Speaking on a press Zoom call following publication of the weights for the Festival handicaps, Pipe said: “Obviously it’s different this year, but everyone is still trying to prepare their horses for Cheltenham.
“Our horses are in good form and have been running well. We’ve got a small but select team going there.
“I think we’re in a positive mood. It’s amazing how the atmosphere in any yard changes in the two weeks before Cheltenham – when you’ve got a few horses going there with a chance.
“Everyone gets a bit uptight and excited. Most of the hard work has been done, and now it’s a case of ticking them over and getting them there on the day.
“It’s very hard to win at Cheltenham. That’s why it’s very special when you do.”
The Pipe squad is led by Adagio, who has won three of his four starts over hurdles this season – most recently claiming Grade One honours in the Finale Juvenile Hurdle at Chepstow in January.
“My best chance is probably in the toughest race – Adagio,” he said.
“It looks an ultra-competitive Triumph Hurdle, but our fellow hasn’t done much wrong and is improving with every run.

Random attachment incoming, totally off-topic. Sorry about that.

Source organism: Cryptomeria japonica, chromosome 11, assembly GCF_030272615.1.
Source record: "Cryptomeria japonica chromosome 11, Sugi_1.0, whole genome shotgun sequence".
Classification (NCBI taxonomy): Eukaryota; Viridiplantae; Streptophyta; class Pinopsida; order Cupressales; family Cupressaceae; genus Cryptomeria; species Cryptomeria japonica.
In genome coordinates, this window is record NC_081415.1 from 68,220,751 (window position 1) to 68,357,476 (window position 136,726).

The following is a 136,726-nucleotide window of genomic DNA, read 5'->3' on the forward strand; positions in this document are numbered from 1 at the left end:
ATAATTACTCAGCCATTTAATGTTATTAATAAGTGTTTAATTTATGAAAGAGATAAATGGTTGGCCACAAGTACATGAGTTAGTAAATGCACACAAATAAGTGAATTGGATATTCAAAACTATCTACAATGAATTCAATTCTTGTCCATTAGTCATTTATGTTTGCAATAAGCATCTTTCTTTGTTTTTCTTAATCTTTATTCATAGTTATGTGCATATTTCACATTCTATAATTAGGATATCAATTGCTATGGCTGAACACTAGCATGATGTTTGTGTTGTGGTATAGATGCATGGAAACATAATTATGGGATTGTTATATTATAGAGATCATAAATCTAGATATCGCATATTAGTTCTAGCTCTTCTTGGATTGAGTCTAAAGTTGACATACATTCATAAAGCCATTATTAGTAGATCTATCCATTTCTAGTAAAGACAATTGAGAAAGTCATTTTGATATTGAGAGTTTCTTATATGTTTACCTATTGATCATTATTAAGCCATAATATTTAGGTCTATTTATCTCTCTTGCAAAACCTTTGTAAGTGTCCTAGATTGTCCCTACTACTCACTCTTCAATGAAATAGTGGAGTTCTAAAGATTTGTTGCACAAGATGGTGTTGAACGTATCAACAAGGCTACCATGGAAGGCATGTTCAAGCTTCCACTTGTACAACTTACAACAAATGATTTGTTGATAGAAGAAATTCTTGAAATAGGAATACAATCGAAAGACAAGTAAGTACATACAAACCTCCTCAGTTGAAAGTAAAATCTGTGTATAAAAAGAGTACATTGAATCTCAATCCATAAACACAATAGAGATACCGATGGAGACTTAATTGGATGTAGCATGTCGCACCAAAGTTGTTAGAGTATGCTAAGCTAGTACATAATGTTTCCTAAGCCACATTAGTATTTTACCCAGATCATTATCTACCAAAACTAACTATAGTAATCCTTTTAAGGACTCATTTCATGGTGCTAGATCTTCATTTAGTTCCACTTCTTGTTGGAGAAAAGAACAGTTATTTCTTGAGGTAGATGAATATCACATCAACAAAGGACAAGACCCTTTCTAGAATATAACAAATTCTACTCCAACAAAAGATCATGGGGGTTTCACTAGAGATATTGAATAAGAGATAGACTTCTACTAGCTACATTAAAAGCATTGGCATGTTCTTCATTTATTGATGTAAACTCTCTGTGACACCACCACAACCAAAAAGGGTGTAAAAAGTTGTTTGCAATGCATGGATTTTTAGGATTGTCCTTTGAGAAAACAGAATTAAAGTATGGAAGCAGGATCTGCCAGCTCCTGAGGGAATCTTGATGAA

“After his last run he did have a little colic, which meant he missed a week, but he’s had a good preparation since.
“It’s obviously a concern at the time, but since then everything has gone well.
“He’ll have an away-day somewhere before Cheltenham, and we’re very much looking forward to it.”
One of the yard’s other big hopes is Reynoldstown Novices’ Chase winner Remastered, who holds three entries.
Pipe added: “I thought it was a really good performance (at Ascot). It probably wasn’t a great Reynoldstown, but he beat the horses that were put in front of him and battled really well all the way to the line.
“He’ll either go for the Ultima or the National Hunt Chase. It will probably come down to ground – if it is softer ground maybe the Ultima, if it’s better ground then maybe the three-mile-six-furlong novice.
“A lot of his form is on soft or heavy ground, so he would prefer it to be on the slower side. But saying that, the only time we’ve run him on better ground was at Newbury in a novice hurdle, where he finished second to Dashel Drasher, so that form isn’t looking too bad.”
Pipe is hoping the application of headgear might coax some improvement out of Paddy Power Stayers’ Hurdle outsider Main Fact.
He said: “We’ll probably take our chance.
“For me, he disappointed (in the Long Walk) at Ascot, but bounced back with a good run to finish fourth at Haydock.